There must be more to this story that I’m missing and if so, please chime in with a comment. But as it stands right now, Congress is on the verge of passing a “tax reform” bill that makes higher education and advanced education more expensive for students.
Where I’m stuck on the logic is how are we going to make America a world leading country without innovation and discovery through an educated workforce.
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Granted, higher education debt is skyrocketing and student loan defaults are horrible but that’s a different issue to tackle.
Discouraging valid and potentially successful students from pursuing higher education and advanced degrees seems like trying to drive a nail with a screwdriver.
Blaming students alone for the exploding student loan debt misses the mark. A substantial assignment of blame also needs to be assigned to the for-profit schools who pushed enrollment with commissioned salespeople, jacked up tuition costs, and failed to perform. Non-profit and public schools don’t get a pass either in the blame game. They have not done an adequate job of matching potential degree programs to the debt students have to take out.
Former Bush administration Secretary of Education Margaret Spellings said, “By 2020, two-thirds of the country’s jobs will require some level of education beyond high school. Our nation’s long-term health depends on more Americans’ finding a pathway to college. Anything that makes that goal harder to achieve is bad for the country, the economy, and our people.” – Source
She also said, “Policy makers are considering new taxes on graduate students, new obstacles to private philanthropy, and a larger burden on college graduates already struggling to pay off student-loan debt.”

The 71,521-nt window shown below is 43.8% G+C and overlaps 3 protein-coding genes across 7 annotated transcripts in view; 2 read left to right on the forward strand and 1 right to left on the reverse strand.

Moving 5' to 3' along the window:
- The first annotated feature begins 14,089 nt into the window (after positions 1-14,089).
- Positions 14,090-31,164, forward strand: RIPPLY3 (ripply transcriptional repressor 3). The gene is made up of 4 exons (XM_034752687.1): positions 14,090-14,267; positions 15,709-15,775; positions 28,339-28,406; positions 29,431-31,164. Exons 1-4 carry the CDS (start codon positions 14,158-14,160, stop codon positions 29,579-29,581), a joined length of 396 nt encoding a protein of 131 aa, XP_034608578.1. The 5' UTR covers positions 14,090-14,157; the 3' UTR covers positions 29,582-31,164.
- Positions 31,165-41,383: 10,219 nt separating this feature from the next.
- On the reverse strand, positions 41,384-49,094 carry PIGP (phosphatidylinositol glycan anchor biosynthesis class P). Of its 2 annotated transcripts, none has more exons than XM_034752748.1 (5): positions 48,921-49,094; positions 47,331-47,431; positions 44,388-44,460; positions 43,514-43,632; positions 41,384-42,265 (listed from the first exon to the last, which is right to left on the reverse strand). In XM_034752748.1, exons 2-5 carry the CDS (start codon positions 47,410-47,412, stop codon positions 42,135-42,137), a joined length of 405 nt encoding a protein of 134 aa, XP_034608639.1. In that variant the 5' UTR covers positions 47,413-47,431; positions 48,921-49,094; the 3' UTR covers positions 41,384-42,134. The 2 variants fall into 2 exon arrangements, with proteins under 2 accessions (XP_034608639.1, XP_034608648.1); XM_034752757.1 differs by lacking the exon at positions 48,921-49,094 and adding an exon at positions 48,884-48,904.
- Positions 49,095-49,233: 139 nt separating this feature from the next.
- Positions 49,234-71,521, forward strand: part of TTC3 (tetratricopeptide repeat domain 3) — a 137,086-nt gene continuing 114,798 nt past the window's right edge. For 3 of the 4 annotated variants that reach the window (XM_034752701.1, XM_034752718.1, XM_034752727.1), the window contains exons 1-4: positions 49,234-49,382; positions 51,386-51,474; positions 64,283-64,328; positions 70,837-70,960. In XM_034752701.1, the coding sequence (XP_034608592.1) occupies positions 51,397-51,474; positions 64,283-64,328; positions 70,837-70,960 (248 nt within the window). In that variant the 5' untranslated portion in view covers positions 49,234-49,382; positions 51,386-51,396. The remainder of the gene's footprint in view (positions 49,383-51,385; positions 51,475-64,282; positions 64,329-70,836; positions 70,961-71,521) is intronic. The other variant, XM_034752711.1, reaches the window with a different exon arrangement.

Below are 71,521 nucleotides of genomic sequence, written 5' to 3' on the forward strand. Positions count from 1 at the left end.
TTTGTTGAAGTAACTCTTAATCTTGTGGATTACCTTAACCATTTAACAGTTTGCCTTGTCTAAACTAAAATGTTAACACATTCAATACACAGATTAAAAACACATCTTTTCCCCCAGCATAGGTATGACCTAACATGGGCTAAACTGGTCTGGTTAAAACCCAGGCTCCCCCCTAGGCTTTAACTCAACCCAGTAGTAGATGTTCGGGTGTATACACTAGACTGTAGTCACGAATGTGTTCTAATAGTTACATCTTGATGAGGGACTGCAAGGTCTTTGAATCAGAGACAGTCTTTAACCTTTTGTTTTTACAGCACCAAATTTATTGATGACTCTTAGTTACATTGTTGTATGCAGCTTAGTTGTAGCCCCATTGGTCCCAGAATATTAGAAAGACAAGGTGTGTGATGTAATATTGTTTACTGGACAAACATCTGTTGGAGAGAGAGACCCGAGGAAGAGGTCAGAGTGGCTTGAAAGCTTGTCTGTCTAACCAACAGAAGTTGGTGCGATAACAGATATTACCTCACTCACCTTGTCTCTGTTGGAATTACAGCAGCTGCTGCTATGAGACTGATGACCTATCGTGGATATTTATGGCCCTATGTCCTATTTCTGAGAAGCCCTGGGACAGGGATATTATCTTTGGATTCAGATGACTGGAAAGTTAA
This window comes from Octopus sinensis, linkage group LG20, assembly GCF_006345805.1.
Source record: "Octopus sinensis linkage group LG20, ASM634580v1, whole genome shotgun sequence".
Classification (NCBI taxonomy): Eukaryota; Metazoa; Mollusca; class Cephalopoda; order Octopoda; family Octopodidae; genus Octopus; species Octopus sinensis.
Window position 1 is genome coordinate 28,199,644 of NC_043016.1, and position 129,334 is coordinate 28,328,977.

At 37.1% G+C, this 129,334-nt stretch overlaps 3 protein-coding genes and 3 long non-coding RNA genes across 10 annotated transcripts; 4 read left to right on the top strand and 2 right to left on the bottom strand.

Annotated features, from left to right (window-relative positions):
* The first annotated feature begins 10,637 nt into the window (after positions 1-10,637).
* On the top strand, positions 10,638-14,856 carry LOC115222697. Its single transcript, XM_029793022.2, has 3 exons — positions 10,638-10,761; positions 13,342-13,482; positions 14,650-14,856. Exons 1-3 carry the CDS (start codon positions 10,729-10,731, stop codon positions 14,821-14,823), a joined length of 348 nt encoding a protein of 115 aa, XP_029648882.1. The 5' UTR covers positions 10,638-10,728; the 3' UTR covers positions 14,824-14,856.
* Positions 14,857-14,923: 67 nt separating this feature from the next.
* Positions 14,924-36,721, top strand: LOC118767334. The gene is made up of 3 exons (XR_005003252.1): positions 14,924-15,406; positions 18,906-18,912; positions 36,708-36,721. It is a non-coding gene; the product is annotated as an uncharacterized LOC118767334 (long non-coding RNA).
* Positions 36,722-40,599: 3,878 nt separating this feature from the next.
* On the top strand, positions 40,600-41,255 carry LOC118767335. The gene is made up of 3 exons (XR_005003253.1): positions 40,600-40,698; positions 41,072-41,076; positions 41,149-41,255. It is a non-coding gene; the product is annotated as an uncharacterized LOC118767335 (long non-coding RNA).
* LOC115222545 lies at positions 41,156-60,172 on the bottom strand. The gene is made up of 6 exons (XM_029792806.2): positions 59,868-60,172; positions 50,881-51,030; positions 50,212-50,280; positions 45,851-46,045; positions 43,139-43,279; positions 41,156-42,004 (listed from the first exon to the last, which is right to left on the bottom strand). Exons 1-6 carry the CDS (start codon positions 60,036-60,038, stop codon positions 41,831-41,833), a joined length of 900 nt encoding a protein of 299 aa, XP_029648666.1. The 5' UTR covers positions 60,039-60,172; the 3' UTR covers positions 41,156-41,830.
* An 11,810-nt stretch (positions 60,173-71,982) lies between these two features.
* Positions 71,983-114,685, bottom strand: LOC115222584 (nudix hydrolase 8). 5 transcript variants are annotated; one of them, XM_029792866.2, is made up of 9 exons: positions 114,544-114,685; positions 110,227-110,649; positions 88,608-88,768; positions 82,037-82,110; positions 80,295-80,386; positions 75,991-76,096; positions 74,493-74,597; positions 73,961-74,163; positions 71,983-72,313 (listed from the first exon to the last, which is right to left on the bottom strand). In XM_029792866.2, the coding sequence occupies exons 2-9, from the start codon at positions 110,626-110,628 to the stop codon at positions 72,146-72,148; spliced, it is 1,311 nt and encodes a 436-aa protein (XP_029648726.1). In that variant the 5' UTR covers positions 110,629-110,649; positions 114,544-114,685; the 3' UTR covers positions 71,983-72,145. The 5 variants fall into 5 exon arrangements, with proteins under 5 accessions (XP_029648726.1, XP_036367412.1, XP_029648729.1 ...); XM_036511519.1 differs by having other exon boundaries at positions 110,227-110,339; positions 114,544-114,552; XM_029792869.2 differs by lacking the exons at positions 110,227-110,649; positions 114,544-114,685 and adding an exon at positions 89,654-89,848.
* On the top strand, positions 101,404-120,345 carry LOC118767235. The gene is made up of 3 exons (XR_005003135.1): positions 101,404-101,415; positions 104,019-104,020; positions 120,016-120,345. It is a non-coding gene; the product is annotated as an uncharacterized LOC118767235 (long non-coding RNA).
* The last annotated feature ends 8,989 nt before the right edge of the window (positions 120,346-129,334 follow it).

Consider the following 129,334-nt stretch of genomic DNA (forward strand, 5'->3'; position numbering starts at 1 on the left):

According to Politico, “National Institutes of Health Director Francis Collins, who has broad bipartisan respect, on Thursday warned of negative consequences it could bring. “Anything that would diminish the interest in that talent of the next generation in joining that workforce is something we should be very cautious and careful about,” Collins said during a House Energy and Commerce Committee hearing. “I think we can all agree that given that science has driven our economy in this country by most estimates more than 50 percent of our growth since World War II, this is a very important issue for continued investment.”
But the biggest cheerleader for this education gutting tax reform changes appears to be the current Secretary of Education, Betsy DeVos. “Our nation’s broken tax system is well overdue for comprehensive reform,” she said. “And I am so encouraged that, with the president’s leadership, leaders in Congress are poised to finally do something about it. This administration believes America succeeds when American workers and job providers keep more of their hard-earned money.” – Source